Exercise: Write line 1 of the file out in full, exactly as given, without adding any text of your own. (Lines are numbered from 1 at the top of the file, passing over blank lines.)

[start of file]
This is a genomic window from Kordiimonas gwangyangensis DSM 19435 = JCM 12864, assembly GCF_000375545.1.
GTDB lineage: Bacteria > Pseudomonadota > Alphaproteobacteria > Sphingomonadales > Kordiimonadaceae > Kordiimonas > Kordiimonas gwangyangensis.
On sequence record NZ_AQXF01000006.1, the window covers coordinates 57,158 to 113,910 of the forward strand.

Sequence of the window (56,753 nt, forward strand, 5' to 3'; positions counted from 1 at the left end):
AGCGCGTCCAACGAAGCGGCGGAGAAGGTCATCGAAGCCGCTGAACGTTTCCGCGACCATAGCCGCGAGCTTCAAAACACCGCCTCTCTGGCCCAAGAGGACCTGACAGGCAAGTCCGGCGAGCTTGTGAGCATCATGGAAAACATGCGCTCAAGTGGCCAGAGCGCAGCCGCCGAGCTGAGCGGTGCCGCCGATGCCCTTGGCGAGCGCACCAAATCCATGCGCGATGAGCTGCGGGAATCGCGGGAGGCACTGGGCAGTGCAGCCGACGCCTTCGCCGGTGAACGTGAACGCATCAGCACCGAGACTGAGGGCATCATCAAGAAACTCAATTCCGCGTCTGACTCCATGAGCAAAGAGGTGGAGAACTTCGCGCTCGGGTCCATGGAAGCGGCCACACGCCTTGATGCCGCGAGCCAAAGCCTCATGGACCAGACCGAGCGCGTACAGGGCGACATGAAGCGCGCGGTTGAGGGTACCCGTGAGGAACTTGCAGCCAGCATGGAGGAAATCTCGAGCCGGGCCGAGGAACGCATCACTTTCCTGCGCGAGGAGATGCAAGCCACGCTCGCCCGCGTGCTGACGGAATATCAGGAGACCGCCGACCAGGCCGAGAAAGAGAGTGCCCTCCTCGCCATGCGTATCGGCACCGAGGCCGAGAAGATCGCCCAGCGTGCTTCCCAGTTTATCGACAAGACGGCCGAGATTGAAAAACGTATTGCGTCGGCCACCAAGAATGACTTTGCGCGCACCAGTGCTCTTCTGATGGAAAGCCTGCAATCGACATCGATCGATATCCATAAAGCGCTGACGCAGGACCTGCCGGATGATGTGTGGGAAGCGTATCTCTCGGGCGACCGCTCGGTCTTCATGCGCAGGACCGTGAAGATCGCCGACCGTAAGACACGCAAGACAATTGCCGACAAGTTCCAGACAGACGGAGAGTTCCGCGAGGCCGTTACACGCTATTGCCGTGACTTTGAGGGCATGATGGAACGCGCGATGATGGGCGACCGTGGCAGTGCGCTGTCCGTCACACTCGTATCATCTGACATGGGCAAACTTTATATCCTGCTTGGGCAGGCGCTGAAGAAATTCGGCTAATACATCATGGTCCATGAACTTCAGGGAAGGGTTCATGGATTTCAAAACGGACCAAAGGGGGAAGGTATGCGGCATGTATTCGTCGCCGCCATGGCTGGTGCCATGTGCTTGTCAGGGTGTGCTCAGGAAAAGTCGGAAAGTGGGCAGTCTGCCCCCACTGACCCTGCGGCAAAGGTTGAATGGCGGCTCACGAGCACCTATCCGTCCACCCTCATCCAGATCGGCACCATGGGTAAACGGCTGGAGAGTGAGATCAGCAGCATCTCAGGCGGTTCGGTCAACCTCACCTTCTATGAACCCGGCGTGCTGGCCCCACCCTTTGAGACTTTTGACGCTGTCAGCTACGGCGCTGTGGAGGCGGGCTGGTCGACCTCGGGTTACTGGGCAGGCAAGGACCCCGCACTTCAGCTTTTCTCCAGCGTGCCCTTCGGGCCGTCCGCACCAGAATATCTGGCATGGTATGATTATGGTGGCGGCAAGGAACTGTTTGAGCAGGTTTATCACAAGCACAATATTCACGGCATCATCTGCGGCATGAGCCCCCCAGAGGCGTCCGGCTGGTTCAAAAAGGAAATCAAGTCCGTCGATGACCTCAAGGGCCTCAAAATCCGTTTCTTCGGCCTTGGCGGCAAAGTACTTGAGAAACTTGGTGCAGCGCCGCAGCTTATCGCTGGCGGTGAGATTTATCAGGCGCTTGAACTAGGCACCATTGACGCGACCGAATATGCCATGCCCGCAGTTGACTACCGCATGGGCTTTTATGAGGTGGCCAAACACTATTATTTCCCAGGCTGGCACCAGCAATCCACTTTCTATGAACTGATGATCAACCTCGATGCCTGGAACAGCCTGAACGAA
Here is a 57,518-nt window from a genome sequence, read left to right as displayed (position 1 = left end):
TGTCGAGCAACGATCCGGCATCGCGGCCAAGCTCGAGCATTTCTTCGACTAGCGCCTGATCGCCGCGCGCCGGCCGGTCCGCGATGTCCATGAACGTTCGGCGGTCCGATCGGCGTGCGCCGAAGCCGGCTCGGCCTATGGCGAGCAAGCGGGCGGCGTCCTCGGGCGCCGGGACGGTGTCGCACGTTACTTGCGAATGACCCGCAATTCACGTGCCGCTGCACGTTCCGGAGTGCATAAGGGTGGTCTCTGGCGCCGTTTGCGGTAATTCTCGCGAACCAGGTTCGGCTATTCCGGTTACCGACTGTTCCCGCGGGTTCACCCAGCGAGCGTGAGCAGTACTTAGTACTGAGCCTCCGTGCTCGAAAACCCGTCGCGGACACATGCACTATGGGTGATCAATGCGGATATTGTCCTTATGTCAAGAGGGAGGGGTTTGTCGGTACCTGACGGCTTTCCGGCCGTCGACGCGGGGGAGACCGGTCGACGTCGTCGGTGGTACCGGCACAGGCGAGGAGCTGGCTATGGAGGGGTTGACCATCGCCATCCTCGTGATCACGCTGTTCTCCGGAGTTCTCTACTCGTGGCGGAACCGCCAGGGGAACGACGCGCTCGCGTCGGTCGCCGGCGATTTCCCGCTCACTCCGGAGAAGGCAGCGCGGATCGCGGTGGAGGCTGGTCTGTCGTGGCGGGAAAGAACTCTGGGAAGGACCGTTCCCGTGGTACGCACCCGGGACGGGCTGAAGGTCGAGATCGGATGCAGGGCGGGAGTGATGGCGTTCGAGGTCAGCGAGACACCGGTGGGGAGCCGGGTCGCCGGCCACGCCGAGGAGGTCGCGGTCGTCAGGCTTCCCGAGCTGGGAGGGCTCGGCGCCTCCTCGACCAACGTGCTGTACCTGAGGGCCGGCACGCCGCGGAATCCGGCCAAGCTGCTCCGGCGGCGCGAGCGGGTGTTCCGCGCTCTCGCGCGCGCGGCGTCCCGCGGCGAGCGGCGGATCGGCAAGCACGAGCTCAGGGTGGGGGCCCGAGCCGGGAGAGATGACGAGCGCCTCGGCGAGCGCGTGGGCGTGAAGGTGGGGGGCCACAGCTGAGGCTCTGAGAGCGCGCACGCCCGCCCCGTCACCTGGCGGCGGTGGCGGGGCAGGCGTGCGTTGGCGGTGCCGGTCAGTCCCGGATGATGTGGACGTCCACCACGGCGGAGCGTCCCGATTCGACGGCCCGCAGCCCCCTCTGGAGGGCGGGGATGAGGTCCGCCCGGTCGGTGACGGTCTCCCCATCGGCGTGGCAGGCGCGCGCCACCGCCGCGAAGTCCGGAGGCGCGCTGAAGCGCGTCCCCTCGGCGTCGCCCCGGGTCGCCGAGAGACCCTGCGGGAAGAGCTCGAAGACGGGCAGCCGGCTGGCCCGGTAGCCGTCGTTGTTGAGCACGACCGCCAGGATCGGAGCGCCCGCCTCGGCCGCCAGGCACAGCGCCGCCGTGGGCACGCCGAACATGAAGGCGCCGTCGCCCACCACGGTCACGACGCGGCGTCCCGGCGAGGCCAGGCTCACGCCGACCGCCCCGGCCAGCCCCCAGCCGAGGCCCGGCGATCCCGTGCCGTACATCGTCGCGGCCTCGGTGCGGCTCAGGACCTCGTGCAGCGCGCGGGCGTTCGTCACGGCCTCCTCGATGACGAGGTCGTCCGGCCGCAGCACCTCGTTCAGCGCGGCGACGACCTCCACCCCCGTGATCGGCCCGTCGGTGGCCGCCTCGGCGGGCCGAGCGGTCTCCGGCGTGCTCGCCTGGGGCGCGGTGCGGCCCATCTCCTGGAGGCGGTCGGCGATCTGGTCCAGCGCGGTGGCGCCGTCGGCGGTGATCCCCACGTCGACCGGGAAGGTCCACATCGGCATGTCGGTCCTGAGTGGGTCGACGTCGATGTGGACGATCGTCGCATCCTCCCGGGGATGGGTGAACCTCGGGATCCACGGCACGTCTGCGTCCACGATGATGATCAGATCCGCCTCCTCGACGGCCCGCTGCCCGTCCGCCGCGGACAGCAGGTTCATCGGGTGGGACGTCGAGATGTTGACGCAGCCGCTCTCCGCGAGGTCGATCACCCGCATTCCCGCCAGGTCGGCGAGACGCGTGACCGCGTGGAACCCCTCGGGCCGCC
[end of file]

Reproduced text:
This is a genomic window from Kordiimonas gwangyangensis DSM 19435 = JCM 12864, assembly GCF_000375545.1.